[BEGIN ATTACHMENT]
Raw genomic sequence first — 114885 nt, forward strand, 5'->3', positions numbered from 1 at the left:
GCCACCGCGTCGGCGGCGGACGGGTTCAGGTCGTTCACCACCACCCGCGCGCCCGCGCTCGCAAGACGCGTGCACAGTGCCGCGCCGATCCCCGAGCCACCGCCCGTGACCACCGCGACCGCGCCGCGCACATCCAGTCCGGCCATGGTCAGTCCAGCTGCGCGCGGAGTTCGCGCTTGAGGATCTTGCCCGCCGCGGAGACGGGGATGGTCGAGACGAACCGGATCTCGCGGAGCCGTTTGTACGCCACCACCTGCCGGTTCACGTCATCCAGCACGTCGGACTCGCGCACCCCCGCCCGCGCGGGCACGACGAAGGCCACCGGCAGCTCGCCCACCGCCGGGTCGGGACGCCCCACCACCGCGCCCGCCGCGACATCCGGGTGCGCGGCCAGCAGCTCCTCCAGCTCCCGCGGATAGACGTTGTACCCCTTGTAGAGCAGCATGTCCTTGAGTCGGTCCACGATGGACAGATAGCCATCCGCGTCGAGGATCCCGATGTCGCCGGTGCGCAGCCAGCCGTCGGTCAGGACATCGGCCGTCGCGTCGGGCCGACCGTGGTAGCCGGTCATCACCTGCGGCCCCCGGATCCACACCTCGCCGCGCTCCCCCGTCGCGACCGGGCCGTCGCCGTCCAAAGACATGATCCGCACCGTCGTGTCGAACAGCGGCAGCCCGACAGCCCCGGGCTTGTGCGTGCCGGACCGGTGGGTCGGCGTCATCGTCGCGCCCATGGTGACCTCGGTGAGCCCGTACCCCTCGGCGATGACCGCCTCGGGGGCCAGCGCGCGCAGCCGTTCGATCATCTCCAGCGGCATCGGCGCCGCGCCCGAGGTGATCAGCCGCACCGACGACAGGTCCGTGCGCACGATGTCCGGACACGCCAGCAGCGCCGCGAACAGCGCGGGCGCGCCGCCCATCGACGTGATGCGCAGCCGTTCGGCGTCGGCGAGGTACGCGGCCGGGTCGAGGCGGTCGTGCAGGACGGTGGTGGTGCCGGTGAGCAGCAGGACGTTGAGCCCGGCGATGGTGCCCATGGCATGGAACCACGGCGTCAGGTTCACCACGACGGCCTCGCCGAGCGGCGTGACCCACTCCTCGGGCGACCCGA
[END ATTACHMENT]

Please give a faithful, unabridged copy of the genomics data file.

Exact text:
Raw genomic sequence first — 114885 nt, forward strand, 5'->3', positions numbered from 1 at the left:
GCCACCGCGTCGGCGGCGGACGGGTTCAGGTCGTTCACCACCACCCGCGCGCCCGCGCTCGCAAGACGCGTGCACAGTGCCGCGCCGATCCCCGAGCCACCGCCCGTGACCACCGCGACCGCGCCGCGCACATCCAGTCCGGCCATGGTCAGTCCAGCTGCGCGCGGAGTTCGCGCTTGAGGATCTTGCCCGCCGCGGAGACGGGGATGGTCGAGACGAACCGGATCTCGCGGAGCCGTTTGTACGCCACCACCTGCCGGTTCACGTCATCCAGCACGTCGGACTCGCGCACCCCCGCCCGCGCGGGCACGACGAAGGCCACCGGCAGCTCGCCCACCGCCGGGTCGGGACGCCCCACCACCGCGCCCGCCGCGACATCCGGGTGCGCGGCCAGCAGCTCCTCCAGCTCCCGCGGATAGACGTTGTACCCCTTGTAGAGCAGCATGTCCTTGAGTCGGTCCACGATGGACAGATAGCCATCCGCGTCGAGGATCCCGATGTCGCCGGTGCGCAGCCAGCCGTCGGTCAGGACATCGGCCGTCGCGTCGGGCCGACCGTGGTAGCCGGTCATCACCTGCGGCCCCCGGATCCACACCTCGCCGCGCTCCCCCGTCGCGACCGGGCCGTCGCCGTCCAAAGACATGATCCGCACCGTCGTGTCGAACAGCGGCAGCCCGACAGCCCCGGGCTTGTGCGTGCCGGACCGGTGGGTCGGCGTCATCGTCGCGCCCATGGTGACCTCGGTGAGCCCGTACCCCTCGGCGATGACCGCCTCGGGGGCCAGCGCGCGCAGCCGTTCGATCATCTCCAGCGGCATCGGCGCCGCGCCCGAGGTGATCAGCCGCACCGACGACAGGTCCGTGCGCACGATGTCCGGACACGCCAGCAGCGCCGCGAACAGCGCGGGCGCGCCGCCCATCGACGTGATGCGCAGCCGTTCGGCGTCGGCGAGGTACGCGGCCGGGTCGAGGCGGTCGTGCAGGACGGTGGTGGTGCCGGTGAGCAGCAGGACGTTGAGCCCGGCGATGGTGCCCATGGCATGGAACCACGGCGTCAGGTTCACCACGACGGCCTCGCCGAGCGGCGTGACCCACTCCTCGGGCGACCCGA